Joel offers, “Separation is not about you or your ex. It’s about keeping your children safe. The goal here is to give your kids a chance of having a good relationship with both their parents”.
Antonella agrees with Joel, adding “Your lawyer can help advise about arrangements that reduce the chances your children have for exposure to this type of face to face conflict – remember, your children are watching and learning how you and your ex deal with emotions and conflict until you and your ex are ready to put the children’s needs first.”
Counselling can help you learn how to manage the difficult situations that arise, and help build a set of tools to shift the way respond to triggers. When you shift, your ex will have no choice but to shift as well.
3. Contact and co-operation:-Your ex is probably the last person you want to speak to after separation, however there are still important decisions that need to be made about the children, and they need you both to co-operate so they feel secure.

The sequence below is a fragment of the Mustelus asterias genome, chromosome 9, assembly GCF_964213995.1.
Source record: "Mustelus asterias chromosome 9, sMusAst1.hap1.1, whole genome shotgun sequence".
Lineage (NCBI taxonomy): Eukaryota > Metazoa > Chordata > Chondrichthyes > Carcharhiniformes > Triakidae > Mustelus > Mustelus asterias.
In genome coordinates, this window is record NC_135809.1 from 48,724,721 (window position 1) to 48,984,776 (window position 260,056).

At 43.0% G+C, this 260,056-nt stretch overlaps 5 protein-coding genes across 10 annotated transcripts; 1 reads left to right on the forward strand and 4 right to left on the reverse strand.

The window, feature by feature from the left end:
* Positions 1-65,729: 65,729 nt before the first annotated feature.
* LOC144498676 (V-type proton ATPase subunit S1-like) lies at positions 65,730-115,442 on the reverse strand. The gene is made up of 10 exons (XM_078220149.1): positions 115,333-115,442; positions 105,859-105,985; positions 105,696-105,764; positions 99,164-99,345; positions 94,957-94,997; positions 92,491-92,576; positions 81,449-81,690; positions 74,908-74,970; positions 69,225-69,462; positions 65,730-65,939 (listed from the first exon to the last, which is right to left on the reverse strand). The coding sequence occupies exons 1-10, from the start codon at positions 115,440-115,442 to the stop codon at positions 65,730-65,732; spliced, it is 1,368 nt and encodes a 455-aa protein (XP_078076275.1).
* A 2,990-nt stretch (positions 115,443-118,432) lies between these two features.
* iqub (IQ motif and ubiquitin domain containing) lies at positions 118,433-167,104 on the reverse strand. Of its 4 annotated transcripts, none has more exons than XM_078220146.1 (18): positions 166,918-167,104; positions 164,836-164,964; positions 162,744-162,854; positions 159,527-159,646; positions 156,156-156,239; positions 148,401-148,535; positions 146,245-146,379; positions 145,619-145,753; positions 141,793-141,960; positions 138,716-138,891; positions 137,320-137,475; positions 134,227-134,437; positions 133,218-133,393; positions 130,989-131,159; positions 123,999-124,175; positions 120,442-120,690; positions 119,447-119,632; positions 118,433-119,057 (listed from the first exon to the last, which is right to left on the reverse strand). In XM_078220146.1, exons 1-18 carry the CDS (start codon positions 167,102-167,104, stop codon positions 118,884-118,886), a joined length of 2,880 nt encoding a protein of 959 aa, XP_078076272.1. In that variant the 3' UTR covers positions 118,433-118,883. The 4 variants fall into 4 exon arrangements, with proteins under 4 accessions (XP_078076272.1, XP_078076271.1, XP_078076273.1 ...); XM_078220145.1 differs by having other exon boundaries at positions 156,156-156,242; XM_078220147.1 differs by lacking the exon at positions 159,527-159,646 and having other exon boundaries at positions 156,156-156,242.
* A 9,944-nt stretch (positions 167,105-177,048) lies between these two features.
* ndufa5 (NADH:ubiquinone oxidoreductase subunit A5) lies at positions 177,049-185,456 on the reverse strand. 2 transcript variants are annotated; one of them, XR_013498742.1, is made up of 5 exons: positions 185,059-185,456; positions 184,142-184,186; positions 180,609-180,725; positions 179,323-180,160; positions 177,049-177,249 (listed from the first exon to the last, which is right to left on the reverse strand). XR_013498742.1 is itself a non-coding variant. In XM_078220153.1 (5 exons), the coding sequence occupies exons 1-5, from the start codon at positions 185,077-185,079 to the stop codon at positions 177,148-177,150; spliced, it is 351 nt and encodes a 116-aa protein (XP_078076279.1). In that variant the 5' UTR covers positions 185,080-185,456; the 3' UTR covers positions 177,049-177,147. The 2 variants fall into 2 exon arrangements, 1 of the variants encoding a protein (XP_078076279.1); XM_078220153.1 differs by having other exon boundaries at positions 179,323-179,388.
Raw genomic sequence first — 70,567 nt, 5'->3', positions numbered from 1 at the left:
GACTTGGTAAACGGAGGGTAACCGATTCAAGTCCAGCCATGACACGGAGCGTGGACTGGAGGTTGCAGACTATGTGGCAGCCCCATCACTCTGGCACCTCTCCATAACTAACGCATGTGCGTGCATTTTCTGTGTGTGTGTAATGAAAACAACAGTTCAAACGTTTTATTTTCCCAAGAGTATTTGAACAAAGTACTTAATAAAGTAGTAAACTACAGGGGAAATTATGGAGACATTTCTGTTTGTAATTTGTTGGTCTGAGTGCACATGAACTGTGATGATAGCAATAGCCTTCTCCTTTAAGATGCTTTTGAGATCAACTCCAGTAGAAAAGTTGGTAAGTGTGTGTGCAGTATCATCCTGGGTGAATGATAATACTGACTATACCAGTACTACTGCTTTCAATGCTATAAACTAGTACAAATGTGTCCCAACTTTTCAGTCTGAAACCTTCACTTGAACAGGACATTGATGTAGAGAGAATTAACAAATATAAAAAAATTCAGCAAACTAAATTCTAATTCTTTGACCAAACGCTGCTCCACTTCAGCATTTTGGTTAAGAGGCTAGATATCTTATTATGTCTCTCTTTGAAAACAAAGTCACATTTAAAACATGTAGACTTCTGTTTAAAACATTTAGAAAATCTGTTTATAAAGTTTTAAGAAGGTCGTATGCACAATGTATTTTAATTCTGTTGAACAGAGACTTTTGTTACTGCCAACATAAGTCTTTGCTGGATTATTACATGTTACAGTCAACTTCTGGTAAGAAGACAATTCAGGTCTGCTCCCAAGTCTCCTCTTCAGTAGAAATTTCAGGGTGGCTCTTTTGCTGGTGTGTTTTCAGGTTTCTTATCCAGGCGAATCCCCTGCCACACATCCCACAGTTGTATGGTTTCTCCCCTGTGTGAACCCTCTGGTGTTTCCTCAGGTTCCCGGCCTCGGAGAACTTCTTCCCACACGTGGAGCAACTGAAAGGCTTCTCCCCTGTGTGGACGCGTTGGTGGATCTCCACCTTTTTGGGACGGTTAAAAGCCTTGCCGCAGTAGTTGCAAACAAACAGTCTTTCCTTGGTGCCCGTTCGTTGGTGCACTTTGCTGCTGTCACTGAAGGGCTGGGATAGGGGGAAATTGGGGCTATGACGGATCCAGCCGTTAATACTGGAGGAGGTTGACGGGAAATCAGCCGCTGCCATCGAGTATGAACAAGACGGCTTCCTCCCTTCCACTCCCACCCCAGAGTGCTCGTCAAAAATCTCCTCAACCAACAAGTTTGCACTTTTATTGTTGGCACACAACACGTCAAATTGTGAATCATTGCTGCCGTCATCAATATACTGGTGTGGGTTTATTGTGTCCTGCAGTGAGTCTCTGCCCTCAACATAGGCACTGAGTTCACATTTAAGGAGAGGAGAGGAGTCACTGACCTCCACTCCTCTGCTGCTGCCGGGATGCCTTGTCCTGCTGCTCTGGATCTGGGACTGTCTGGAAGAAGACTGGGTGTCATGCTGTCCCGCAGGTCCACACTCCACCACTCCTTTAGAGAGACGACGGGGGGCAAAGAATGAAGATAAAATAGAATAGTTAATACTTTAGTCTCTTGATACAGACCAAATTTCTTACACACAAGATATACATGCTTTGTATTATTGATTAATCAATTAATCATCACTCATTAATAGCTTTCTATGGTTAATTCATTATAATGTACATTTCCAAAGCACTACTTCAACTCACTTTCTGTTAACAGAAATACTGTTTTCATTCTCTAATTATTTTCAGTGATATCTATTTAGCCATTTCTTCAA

“Communication is vital. It may seem impossible at first, but you must do it for the well-being of yourself and your children,” suggests Joel. “You can communicate through text, phone calls, or emails instead of meeting in person. But know that having regular meetings with your ex is inevitable, especially when it comes to making important decisions concerning your children.”
Antonella warns, “Be careful with the contents of your text messages – if you wouldn’t want your grandma reading your message, don’t send it! There’s a fine line between sensible communication, and harassing messages that end up in an apprehended violence order. If you are reacting to a message, sleep on it, or have a friend check it before you send.” You should apply the same rules to social media.